Whither Filibuster Reform?
What seemed like a promising breakthrough for reforming the wildly abused filibuster now seems nothing more than a paltry gentleman's handshake that won't fundamentally alter Senate rules. As a New York Times editorial reveals today, "Democrats are afraid the new rules will put them at a disadvantage should their party fall to a minority." We here at CREW have long argued this should not be about partisan advantage. It's nice to see that the New York Times sees things our way too. In response to concerns of Democratic members, the editorial continues:
The rules need to be changed not to cripple one party or the other but to improve the efficiency of the Senate no matter who is in power. There is no excuse for even routine budgets and spending bills to languish for lack of 60 votes. (Emphasis added)
There may be some good things coming out of the negotiations, however:
The agreement being negotiated by the leadership of both parties would at least make it harder to block presidential nominations with anonymous holds and would reduce the number of positions needing Senate confirmation - welcome changes.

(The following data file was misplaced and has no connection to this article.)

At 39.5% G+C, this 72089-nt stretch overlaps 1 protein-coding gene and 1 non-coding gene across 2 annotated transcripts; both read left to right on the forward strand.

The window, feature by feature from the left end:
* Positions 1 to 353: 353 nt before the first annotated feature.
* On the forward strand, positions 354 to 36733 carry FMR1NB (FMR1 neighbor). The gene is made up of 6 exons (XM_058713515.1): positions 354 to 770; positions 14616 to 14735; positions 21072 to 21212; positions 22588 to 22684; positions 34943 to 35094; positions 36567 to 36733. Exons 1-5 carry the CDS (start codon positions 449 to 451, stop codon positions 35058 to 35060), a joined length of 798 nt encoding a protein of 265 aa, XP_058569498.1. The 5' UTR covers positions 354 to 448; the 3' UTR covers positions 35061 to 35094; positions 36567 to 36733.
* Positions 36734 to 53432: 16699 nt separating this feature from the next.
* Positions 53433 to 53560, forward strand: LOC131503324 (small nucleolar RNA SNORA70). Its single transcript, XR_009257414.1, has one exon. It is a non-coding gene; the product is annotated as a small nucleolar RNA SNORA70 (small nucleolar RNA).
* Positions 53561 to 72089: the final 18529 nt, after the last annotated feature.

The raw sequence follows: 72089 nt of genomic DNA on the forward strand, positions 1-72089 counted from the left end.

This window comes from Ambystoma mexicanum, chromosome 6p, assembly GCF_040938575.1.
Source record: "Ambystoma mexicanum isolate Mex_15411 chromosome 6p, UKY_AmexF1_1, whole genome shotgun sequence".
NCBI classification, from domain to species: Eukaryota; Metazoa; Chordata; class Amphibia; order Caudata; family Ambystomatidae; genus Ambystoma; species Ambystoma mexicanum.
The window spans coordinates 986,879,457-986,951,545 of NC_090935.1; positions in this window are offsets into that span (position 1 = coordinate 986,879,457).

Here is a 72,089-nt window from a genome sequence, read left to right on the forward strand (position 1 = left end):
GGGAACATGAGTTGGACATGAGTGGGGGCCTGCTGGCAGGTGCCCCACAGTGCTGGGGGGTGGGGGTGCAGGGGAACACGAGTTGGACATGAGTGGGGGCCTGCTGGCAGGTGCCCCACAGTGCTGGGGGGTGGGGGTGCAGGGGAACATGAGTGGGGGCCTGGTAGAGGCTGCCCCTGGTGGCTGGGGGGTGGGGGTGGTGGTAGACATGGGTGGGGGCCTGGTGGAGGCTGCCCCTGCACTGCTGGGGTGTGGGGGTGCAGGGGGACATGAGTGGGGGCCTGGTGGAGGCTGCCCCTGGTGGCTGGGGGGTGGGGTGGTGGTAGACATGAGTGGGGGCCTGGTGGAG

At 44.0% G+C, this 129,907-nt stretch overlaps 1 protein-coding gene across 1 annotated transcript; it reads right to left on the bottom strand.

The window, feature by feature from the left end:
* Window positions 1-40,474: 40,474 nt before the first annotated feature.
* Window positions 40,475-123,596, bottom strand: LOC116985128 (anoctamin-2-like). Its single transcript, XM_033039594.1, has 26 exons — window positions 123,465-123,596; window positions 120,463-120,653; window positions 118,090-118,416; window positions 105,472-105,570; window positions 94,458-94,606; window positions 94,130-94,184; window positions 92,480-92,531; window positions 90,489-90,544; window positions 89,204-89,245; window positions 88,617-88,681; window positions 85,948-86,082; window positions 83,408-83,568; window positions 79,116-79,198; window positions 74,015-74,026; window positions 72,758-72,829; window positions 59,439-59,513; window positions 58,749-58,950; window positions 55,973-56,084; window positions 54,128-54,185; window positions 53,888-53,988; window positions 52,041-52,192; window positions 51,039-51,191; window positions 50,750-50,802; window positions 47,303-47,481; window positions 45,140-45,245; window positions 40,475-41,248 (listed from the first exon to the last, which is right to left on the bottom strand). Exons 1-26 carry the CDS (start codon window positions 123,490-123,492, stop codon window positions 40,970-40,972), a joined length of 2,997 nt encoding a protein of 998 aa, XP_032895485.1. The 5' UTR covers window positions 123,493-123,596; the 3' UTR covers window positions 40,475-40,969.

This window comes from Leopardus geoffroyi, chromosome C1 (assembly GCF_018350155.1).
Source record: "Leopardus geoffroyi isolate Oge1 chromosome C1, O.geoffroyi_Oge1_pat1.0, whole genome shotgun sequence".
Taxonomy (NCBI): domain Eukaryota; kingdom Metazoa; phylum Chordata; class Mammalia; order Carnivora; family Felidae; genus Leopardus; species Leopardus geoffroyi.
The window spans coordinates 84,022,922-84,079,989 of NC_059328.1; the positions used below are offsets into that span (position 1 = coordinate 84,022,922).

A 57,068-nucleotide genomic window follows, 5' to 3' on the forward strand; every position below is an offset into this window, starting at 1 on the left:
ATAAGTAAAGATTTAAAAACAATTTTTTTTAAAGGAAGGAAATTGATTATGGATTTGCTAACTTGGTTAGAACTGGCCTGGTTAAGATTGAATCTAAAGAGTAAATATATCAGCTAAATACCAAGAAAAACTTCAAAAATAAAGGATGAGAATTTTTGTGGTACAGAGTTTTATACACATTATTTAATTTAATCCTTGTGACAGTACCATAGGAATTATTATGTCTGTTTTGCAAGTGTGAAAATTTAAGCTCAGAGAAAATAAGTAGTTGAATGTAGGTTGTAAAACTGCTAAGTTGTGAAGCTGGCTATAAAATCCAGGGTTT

But will an agreement in theory and not in the rules be enough?
The two parties are also expected to reach a "handshake agreement" to cut back on filibusters and allow the minority party a greater chance to offer amendments to bills. But such agreements can easily fall apart in the chamber's charged environment.
We couldn't agree more. As we have stated before, real change does need to restore and promote the ability of Senators to introduce and debate legislation. Reforming filibusters means empowering the Senate with the ability to do what it was created to do: debate and pass laws. Building a better Washington depends on it.